Regular readers will recall that I have, from time to time, had occasion to remark on the inglorious state of American Lutheranism. Most of those remarks have been pointed in the direction of the Evangelical Lutheran Church in America (ELCA), the largest U.S. Lutheran body at 5.1 million members. But in the interests of fair play and equal opportunity kvetching, it is time to shift attention to the smaller (2.6 million) and more conservative Lutheran Church–Missouri Synod (LCMS). If the ELCA seems incapable of stopping its drift into the dreary liberal Protestant mainstream, the LCMS appears determined to maintain the sectarian mentality that, in contradiction to its theological self–understanding, has marked it from its origins in 1847.
The immediate point at issue is prayer: not whether to pray, but with whom. In the wake of September 11, Mayor Rudy Giuliani’s office organized a memorial service for the victims of the World Trade Center tragedy. The invited participants in the September 23 event at Yankee Stadium were an eclectic lot—politicians, show–biz types, and religious leaders of every conceivable variety. Among the latter was the Rev. David Benke, pastor of an LCMS congregation in Brooklyn and president of the synod’s Atlantic District. When it came his turn in the politico–religious exercises—the Associated Press nicely summarized the occasion as “a flag–draped gathering of prayer”—he offered a brief, explicitly Christian petition and sat down.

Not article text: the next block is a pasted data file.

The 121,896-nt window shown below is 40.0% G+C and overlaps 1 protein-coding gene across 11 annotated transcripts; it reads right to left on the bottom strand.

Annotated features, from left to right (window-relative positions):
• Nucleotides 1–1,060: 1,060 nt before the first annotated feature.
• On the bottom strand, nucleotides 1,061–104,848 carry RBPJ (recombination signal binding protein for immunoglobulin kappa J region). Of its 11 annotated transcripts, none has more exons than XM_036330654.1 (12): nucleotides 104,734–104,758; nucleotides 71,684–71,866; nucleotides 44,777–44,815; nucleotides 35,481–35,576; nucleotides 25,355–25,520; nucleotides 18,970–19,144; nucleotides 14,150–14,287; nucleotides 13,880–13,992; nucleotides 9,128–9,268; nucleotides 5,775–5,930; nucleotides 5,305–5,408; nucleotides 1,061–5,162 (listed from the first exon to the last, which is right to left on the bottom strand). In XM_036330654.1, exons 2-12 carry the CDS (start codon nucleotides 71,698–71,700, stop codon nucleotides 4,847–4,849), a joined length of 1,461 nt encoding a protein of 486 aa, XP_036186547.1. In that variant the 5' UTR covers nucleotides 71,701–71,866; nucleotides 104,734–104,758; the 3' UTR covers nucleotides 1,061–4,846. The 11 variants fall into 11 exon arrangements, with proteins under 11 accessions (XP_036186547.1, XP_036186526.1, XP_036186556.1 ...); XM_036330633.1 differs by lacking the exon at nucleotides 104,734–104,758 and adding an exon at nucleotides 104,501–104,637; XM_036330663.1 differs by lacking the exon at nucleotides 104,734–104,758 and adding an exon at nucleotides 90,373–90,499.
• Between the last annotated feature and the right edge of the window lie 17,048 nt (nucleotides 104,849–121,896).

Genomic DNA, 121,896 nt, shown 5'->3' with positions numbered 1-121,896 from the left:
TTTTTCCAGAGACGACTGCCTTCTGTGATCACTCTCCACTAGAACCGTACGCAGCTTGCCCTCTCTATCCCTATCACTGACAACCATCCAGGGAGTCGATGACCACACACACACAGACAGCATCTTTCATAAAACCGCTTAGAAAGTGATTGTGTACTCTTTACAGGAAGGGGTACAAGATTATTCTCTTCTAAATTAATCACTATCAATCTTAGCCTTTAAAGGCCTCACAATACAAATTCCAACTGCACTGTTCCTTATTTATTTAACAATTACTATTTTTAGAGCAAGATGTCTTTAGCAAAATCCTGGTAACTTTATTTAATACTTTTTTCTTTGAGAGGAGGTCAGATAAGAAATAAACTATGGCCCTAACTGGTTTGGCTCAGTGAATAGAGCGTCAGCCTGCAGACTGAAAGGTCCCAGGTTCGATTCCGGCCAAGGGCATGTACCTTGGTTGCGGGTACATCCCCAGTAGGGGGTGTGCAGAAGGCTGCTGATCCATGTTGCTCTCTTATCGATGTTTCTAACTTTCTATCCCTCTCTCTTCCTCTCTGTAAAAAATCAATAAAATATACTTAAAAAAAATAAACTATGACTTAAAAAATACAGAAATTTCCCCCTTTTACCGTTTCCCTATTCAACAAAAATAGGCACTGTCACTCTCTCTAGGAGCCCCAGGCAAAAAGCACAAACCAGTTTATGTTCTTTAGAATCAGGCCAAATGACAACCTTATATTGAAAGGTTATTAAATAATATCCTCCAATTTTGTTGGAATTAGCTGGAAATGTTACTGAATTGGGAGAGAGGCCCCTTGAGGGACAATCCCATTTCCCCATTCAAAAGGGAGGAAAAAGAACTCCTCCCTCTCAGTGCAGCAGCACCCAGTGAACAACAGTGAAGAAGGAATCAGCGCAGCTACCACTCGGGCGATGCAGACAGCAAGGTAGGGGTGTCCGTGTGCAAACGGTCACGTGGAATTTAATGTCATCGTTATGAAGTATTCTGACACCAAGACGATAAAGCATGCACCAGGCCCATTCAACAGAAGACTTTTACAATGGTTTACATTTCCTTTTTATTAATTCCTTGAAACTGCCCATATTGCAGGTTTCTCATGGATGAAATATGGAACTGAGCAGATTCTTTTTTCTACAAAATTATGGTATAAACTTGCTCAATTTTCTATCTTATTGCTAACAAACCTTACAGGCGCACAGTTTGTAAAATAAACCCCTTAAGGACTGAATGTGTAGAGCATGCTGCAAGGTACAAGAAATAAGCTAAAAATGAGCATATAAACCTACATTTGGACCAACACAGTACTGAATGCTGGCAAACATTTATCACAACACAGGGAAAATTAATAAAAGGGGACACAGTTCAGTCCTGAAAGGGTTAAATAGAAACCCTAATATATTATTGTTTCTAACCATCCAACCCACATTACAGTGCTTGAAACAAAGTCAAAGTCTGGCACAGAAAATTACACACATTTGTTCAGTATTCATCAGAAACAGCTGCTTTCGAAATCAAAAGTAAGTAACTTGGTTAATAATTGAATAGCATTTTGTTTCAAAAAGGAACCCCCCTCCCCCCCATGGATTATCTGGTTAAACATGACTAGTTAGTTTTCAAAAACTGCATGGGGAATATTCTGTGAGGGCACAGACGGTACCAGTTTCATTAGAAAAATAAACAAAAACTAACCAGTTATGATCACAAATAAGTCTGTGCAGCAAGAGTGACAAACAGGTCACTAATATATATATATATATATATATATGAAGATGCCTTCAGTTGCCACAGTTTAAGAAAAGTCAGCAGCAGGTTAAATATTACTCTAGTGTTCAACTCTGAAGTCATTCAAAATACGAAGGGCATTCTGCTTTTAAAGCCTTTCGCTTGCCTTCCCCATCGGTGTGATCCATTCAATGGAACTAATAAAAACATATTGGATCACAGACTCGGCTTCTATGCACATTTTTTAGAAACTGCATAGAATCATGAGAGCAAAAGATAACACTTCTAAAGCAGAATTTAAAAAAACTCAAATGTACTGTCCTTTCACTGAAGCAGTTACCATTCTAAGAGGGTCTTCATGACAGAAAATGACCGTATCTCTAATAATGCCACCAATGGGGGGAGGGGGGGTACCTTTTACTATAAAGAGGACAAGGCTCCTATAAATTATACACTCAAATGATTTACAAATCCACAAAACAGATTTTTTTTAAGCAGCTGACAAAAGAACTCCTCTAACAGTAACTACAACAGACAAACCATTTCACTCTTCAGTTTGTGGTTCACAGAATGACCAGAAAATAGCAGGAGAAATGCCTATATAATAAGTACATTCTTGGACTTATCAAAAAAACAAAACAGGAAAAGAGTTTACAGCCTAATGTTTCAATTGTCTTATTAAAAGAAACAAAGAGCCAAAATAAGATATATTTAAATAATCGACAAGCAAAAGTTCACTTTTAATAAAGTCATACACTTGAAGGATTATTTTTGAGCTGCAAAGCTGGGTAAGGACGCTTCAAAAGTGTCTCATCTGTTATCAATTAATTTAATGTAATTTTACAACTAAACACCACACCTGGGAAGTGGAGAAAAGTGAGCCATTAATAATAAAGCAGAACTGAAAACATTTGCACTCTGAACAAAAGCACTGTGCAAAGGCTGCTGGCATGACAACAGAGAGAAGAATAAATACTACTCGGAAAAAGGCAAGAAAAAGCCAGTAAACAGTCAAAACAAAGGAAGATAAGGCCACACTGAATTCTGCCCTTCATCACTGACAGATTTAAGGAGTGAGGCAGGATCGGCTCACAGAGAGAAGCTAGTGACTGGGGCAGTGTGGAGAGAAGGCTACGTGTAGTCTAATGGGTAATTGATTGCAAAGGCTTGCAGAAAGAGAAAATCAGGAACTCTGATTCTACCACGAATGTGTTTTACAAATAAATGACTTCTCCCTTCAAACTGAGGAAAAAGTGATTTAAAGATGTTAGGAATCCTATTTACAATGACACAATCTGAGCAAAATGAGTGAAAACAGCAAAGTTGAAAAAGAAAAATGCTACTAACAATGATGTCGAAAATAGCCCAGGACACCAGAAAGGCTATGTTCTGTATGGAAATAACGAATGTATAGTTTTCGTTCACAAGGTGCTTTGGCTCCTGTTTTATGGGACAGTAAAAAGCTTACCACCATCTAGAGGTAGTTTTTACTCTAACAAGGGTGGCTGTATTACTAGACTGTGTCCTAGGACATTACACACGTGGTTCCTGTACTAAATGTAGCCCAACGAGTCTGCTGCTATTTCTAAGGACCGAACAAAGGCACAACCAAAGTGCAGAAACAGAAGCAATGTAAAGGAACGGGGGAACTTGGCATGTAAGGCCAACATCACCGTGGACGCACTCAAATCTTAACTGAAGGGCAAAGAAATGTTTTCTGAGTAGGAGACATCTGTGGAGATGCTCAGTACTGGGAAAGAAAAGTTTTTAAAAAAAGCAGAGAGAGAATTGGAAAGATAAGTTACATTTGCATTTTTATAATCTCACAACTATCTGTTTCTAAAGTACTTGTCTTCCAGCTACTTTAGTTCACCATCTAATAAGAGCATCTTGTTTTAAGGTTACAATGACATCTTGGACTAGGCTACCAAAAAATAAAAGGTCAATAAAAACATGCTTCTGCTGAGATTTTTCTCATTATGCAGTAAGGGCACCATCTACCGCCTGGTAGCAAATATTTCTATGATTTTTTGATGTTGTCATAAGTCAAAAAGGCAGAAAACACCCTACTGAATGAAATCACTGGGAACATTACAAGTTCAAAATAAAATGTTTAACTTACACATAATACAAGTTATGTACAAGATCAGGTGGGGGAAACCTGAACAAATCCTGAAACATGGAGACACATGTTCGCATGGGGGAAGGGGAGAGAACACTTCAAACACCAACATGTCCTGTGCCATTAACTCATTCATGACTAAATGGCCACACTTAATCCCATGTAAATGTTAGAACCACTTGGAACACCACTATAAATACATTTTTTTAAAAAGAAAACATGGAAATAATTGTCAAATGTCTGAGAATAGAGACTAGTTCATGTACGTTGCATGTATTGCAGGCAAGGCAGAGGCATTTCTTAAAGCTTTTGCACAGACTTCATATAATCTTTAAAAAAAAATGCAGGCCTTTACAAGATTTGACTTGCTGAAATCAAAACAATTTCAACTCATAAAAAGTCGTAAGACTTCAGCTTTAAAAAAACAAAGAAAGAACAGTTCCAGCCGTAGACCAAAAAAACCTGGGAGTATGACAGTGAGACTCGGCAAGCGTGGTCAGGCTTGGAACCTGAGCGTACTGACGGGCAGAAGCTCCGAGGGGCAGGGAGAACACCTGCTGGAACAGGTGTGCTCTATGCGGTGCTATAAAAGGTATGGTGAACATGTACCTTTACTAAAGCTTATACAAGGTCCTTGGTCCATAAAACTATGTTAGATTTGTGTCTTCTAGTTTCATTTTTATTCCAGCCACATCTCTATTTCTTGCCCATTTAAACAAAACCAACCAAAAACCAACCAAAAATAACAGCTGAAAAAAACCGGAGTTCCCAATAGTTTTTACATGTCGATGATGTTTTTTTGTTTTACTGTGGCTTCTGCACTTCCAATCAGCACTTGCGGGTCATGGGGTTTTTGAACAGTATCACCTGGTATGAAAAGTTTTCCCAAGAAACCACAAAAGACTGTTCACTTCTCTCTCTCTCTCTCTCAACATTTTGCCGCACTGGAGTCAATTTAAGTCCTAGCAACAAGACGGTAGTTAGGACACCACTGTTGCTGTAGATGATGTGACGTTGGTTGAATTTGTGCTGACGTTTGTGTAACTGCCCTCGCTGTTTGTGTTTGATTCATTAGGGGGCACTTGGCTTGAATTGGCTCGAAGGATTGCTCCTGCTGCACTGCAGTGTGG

To those who know Missouri, what followed was as predictable as night succeeding day. A number of LCMS clergy filed charges with Synod President Gerald Kieschnick complaining that in offering prayers along with assorted Christian, Jewish, Muslim, and Buddhist clergy, Benke was guilty of (the terms varied) unionism, universalism, syncretism, and even idolatry. When it became known that Kieschnick had approved Benke’s participation in advance, the critics filed charges against him as well. The synod’s Commission on Constitutional Matters ruled that only the church’s national convention, which will next meet in 2004, can exercise discipline against the synod president, but that did not let Pastor Benke off the hook. The charges against him are still pending, and one of the synod’s vice presidents is charged with recommending what, if any, action should be taken against him. The possibilities include an official reprimand, dismissal from synod office, or even—though this, most knowledgeable observers think, would be extremely unlikely—removal from the pastoral ministry.